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For the past year I have watched my younger sister struggle to support herself and her now 11 month old baby. She makes more than minimum wage. She has struggled to the point where she was evicted and now lives with me. I have also experienced struggling on low pay. When I was 18 I was kicked out of my family’s house, and I was only making $8 an hour. There were days where I had to choose between paying rent and getting my electricity shut off, just because I couldn’t work enough hours to pay all of my bills. It can be very scary to only make minimum wage and have to support yourself. There are changes that need to be made so that every person can live properly with any job. Minimum wage should be raised to at least $15…show more content…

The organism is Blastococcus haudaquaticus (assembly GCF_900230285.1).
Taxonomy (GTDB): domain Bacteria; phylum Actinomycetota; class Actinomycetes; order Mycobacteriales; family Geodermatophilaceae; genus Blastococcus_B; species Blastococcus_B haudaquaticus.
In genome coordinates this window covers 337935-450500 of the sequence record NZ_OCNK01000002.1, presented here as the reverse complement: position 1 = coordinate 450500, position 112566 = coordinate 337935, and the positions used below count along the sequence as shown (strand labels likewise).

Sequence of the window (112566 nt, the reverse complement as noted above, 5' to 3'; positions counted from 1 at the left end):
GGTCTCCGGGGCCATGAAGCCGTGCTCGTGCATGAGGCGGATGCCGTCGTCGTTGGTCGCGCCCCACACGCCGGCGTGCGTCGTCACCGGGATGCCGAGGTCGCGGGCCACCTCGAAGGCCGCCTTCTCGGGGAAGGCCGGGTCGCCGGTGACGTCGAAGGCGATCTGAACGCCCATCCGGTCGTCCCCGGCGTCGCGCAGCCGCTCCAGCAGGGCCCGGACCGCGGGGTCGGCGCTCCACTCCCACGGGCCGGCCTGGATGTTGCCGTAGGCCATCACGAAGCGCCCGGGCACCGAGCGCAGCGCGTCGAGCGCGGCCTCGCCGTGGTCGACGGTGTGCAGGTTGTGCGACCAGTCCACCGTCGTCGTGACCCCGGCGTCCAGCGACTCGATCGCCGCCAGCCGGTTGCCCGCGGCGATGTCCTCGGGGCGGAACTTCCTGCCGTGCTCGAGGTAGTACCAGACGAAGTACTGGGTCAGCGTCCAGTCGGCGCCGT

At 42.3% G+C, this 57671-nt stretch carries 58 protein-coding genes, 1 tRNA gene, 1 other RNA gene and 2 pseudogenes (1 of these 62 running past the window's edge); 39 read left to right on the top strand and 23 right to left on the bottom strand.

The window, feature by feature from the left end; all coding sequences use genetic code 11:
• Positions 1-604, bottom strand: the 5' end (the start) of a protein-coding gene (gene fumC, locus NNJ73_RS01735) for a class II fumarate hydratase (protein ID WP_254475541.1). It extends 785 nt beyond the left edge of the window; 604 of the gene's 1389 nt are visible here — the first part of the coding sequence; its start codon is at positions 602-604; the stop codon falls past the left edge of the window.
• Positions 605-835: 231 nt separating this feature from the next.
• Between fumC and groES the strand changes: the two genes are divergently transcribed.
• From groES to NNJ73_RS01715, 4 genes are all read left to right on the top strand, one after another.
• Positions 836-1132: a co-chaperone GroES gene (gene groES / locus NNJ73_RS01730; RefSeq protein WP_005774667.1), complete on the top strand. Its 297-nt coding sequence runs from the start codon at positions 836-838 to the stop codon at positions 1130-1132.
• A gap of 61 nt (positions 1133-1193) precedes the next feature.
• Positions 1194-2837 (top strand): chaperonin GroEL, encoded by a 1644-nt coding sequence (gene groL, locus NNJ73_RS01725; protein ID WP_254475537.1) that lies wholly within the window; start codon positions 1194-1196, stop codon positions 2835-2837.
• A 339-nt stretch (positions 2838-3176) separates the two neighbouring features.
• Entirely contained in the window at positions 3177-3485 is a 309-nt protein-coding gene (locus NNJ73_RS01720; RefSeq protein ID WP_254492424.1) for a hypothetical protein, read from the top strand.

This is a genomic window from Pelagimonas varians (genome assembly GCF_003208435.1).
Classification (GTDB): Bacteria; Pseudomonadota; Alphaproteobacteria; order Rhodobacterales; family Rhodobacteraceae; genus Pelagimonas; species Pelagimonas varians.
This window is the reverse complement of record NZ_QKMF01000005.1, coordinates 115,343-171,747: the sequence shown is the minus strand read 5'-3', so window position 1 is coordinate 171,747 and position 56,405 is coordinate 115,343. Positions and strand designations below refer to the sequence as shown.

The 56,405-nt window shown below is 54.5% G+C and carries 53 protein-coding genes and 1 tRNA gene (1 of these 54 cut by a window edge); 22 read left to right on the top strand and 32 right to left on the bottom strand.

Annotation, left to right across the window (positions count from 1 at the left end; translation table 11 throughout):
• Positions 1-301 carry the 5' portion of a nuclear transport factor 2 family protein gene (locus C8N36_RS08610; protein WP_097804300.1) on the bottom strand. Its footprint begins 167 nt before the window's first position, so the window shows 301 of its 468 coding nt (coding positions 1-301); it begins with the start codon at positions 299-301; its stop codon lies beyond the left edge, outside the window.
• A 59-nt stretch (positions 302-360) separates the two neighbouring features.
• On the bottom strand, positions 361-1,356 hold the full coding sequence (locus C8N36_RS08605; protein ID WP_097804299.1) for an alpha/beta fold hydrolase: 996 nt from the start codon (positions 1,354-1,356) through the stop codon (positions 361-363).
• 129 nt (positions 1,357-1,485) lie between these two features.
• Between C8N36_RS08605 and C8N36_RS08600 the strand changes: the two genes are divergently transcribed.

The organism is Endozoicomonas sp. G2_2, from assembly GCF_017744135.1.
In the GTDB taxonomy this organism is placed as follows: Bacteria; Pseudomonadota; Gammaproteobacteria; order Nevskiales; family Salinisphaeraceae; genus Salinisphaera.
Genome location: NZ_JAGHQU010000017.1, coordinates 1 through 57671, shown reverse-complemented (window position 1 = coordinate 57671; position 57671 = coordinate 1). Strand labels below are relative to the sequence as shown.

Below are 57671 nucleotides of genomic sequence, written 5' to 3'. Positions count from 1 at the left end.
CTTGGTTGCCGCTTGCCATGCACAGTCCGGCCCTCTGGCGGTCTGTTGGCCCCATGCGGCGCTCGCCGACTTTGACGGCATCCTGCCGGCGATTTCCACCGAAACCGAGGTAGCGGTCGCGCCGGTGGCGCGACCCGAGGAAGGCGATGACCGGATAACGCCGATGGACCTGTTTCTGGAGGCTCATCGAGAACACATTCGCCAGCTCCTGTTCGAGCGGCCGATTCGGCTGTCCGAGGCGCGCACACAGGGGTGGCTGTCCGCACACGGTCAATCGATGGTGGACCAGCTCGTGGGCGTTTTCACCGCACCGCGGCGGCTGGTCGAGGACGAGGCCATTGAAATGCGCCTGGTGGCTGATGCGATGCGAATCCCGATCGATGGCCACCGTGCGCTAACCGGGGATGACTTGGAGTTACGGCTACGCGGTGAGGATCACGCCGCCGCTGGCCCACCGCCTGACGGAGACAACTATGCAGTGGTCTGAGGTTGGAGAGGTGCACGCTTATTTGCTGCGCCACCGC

Making more money, they will be more likely to take care of minor problems and splurge a little on entertainment. This will put money back into circulation instead of sitting in a bank. Most business owners will have no problem with the pay raises for employees because more people will be spending money in different places, including their business. A lot of people believe that spending more on employees is bad for businesses but with higher pay rates comes higher morale and better work performance. Wealth needs to be shared. A business may be started by a handful of people but it takes more to keep it going. If the people on the bottom made more, and the people on top shared what they had instead of taking more, than there would be less of a social divide. Economic status should not determine who deserves to live comfortably. Everyone deserves to have basic necessities. Living comfortably means having food, shelter, clean water, and everything it takes to survive in today’s society. Unfortunately all of these things cost money. Minimum wage being too low makes people make choices between necessities. For example, a mother may have to choose between getting her electricity shut off and feeding her children for a day if she does not have enough for both. Without electricity there would be no heat in a house during winter and if it’s below freezing that can be dangerous. The media makes poor people out to be the enemy for the economy, but this is not right.